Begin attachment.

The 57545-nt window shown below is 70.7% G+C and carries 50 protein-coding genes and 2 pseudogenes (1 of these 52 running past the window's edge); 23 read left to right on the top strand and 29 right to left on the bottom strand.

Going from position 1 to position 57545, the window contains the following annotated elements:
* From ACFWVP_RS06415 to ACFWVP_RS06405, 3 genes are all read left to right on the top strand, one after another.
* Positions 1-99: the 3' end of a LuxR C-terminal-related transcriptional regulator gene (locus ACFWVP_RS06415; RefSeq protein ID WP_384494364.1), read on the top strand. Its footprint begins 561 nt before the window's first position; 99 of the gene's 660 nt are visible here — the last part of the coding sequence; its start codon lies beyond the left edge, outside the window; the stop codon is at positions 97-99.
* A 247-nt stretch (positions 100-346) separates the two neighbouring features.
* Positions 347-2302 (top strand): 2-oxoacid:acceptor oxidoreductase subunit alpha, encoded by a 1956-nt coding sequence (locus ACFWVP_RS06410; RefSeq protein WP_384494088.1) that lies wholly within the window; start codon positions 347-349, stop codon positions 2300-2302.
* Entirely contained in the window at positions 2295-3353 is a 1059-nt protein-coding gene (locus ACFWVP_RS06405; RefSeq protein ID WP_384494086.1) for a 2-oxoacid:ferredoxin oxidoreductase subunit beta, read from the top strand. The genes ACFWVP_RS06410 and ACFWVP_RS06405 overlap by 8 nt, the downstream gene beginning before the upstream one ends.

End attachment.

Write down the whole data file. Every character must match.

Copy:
The 57545-nt window shown below is 70.7% G+C and carries 50 protein-coding genes and 2 pseudogenes (1 of these 52 running past the window's edge); 23 read left to right on the top strand and 29 right to left on the bottom strand.

Going from position 1 to position 57545, the window contains the following annotated elements:
* From ACFWVP_RS06415 to ACFWVP_RS06405, 3 genes are all read left to right on the top strand, one after another.
* Positions 1-99: the 3' end of a LuxR C-terminal-related transcriptional regulator gene (locus ACFWVP_RS06415; RefSeq protein ID WP_384494364.1), read on the top strand. Its footprint begins 561 nt before the window's first position; 99 of the gene's 660 nt are visible here — the last part of the coding sequence; its start codon lies beyond the left edge, outside the window; the stop codon is at positions 97-99.
* A 247-nt stretch (positions 100-346) separates the two neighbouring features.
* Positions 347-2302 (top strand): 2-oxoacid:acceptor oxidoreductase subunit alpha, encoded by a 1956-nt coding sequence (locus ACFWVP_RS06410; RefSeq protein WP_384494088.1) that lies wholly within the window; start codon positions 347-349, stop codon positions 2300-2302.
* Entirely contained in the window at positions 2295-3353 is a 1059-nt protein-coding gene (locus ACFWVP_RS06405; RefSeq protein ID WP_384494086.1) for a 2-oxoacid:ferredoxin oxidoreductase subunit beta, read from the top strand. The genes ACFWVP_RS06410 and ACFWVP_RS06405 overlap by 8 nt, the downstream gene beginning before the upstream one ends.